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Inside Walmart's plan to make clinical trials more accessible


Walmart on Tuesday announced that it is launching a medical research institute that aims to make health care "safer, higher quality, and more equitable" by increasing access to clinical trials among underrepresented groups.

An ecosystem approach to achieving diversity in clinical trials

Walmart launches health care research institute

Walmart on Tuesday launched the Walmart Healthcare Research Institute (WHRI), which will focus on recruiting individuals from underrepresented groups, including older adults, rural residents, women, and racial/ethnic minorities, for clinical trials and research on chronic conditions.

So far, clinical trials have largely not been representative of the U.S. population since participants are typically individuals who live near research centers and have both the time and money to participate. In 2020, FDA found that 75% of clinical trial participants were white, 11% were Hispanic, 8% were Black, and 6% were Asian.

"At Walmart, we want to help ensure all our customers have access to high quality, affordable and convenient healthcare resources, including innovative research," said John Wigneswaran, the company's CMO. "We know our customers are interested in participating in healthcare research, but many have not had access until now. We are already making an impact for our customers and for medical research, by raising patient trust and engagement in their care."

Currently, 90% of Americans live within 10 miles of a Walmart, and almost 4,000 stores are in underserved areas. According to Wigneswaran, this will help the company connect with customers and patients closer to where they live and work. WHRI plans to partner with pharmaceutical companies, clinical research organizations, and academic medical centers to help identify and recruit participants.

Initially, the institute will focus on clinical trials for diseases that most impact underrepresented communities, such as diabetes, cardiovascular disease, Covid-19, and asthma. In the future, it will also consider research on other conditions like HIV and dementia.

To ensure the most beneficial clinical trials are chosen and patients receive appropriate communications, Wigneswaran said WHRI will have an independent review board, as well as a clinical advisory board, oversee all projects.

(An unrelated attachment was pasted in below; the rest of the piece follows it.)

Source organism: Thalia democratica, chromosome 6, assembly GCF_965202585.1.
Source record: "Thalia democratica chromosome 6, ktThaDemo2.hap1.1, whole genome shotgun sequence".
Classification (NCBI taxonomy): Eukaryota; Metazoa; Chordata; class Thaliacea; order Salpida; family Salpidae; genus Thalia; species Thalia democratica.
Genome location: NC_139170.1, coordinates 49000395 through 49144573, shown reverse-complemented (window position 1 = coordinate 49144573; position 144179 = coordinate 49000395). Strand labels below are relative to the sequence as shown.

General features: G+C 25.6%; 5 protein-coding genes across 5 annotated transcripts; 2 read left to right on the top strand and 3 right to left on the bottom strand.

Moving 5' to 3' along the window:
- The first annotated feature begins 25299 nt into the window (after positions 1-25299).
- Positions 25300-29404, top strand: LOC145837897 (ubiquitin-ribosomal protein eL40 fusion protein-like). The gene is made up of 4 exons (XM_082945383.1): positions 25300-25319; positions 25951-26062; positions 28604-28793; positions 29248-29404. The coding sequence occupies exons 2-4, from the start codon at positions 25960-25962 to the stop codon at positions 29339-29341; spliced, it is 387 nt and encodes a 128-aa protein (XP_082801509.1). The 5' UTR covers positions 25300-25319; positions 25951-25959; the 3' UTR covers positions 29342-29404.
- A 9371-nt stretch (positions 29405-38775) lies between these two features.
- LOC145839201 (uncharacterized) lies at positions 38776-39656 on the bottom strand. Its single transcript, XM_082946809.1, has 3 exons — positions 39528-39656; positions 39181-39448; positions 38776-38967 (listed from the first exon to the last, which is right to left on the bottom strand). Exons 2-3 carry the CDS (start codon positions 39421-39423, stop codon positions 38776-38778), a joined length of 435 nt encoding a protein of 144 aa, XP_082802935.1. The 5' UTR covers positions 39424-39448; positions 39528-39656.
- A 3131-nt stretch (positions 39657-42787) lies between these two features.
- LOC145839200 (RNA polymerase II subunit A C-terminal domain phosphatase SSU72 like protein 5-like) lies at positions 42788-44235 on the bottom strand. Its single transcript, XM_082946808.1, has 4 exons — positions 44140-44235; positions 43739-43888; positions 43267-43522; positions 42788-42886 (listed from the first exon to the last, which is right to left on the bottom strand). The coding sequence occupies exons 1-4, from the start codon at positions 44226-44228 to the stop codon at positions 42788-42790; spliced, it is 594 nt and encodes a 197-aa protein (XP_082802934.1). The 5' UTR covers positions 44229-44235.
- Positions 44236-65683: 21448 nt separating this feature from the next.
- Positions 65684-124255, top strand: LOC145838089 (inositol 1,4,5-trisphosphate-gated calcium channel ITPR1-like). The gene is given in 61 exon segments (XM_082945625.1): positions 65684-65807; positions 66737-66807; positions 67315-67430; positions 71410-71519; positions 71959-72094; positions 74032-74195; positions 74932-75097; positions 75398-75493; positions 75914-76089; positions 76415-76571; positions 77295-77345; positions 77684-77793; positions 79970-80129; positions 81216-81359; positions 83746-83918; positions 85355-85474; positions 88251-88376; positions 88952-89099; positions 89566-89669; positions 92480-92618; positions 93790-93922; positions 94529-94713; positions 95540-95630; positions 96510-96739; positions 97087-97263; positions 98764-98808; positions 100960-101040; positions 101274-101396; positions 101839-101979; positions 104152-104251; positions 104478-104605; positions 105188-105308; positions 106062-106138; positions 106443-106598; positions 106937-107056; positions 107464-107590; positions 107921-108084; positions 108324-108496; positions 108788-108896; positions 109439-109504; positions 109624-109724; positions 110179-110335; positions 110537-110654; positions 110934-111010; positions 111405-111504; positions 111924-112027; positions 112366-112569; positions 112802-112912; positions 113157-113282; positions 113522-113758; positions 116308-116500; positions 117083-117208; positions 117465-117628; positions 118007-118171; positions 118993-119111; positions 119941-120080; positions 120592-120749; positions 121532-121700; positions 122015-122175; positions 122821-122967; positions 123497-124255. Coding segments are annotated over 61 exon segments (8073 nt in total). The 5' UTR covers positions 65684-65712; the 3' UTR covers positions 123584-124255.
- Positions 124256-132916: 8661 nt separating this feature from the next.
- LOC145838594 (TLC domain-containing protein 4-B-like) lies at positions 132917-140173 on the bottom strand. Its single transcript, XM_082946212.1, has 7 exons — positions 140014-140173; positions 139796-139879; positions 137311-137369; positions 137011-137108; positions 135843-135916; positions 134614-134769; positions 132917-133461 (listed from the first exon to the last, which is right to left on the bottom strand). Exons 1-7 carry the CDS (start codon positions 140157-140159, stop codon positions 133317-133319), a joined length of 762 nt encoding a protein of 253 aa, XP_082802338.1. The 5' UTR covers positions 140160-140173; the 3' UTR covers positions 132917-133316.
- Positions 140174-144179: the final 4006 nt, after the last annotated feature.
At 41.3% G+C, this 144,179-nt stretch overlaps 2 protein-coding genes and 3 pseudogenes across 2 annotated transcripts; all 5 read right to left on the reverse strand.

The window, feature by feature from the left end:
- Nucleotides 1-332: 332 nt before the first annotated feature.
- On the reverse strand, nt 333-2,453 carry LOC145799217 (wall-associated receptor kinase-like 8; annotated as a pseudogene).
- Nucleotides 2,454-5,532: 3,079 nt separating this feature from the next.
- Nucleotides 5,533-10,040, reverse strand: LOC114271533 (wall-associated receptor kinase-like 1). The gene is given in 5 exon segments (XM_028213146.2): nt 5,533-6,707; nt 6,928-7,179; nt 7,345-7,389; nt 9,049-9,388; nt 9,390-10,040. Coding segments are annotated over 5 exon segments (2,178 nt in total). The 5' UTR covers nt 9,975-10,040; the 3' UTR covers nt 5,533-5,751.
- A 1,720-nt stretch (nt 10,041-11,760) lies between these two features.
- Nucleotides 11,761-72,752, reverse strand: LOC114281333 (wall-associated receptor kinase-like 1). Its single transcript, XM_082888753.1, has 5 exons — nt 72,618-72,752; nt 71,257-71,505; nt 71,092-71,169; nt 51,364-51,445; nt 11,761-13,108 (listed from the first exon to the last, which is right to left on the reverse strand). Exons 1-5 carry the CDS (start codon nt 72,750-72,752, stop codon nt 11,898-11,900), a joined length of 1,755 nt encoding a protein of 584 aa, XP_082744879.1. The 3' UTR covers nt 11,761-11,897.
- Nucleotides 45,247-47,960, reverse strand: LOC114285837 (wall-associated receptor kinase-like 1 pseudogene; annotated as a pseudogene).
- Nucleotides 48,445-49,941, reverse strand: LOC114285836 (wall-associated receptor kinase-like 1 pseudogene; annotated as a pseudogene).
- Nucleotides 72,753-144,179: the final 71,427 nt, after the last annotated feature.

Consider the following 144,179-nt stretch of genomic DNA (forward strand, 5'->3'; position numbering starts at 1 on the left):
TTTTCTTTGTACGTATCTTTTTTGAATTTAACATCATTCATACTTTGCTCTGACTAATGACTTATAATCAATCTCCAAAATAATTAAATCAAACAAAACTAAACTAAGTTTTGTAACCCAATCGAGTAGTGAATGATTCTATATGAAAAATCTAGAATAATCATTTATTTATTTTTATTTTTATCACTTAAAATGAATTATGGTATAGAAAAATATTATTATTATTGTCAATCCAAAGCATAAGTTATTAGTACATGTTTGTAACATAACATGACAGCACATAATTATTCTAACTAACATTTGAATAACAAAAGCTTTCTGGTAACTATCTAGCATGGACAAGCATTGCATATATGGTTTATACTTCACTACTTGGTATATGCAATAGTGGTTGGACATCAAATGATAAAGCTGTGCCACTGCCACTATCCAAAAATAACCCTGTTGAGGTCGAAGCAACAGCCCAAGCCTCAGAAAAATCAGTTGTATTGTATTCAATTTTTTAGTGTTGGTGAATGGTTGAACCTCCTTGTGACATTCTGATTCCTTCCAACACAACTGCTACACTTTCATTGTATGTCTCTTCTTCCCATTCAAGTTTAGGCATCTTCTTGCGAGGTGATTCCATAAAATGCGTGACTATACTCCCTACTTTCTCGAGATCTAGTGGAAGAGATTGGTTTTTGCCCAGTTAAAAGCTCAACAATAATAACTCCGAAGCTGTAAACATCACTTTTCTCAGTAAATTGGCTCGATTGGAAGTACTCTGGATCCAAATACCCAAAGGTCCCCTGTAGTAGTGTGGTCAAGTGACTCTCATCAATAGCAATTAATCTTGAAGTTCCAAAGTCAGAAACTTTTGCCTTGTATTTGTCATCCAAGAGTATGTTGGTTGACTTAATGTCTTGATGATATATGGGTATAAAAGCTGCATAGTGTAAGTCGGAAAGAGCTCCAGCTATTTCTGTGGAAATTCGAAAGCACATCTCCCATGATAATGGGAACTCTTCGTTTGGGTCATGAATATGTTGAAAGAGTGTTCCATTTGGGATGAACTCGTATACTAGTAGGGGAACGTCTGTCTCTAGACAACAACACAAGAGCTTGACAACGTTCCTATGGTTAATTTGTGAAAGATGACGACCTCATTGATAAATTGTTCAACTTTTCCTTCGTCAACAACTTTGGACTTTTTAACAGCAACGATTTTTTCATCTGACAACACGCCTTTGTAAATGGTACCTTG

"This is a remarkable initiative by Walmart, addressing a critically important issue by leveraging their reach, resources, and influence," said Harlan Krumholz, from the Yale New Haven Hospital Center for Outcomes Research and Evaluation. "As a trusted brand, I am hopeful that their efforts will make research more readily available to so many who have not had the opportunity to participate and also produce progress toward greater health equity."

Competition heats up in the clinical research space among retailers

According to Reuters, Walmart is the latest retailer to expand into clinical research, joining both Walgreens and CVS Health.

CVS Health first launched its clinical trial unit in 2021, and since then, the company has conducted studies to track the emergence of new coronavirus variants through a contract with HHS. Currently, CVS is working on a flu study, as well as a collaboration with Pfizer to study the long-term effects of Covid-19.

In addition, Walgreens previously partnered with the University of North Texas Health Science Center in 2018 for a study on African American HIV patients. In June, the company launched its own clinical trial services to increase diversity among trial participants.

According to a Walgreens spokesperson, the company is currently in discussions with "many leading pharmaceutical companies" about patient recruitment, virtual or hybrid clinical trials, and diversity initiatives.

"Walgreens is making a push to utilize their stores to reach their more diverse population in their clinical trials, so it seems feasible that that's something that Walmart may eventually want to do as well," said Carri Chan, a professor at Columbia Business School. (Devereaux, Modern Healthcare, 10/11; McLymore, Reuters, 10/11; Japsen, Forbes, 10/11; Gans, The Hill, 10/11; Walmart news release, 10/11)

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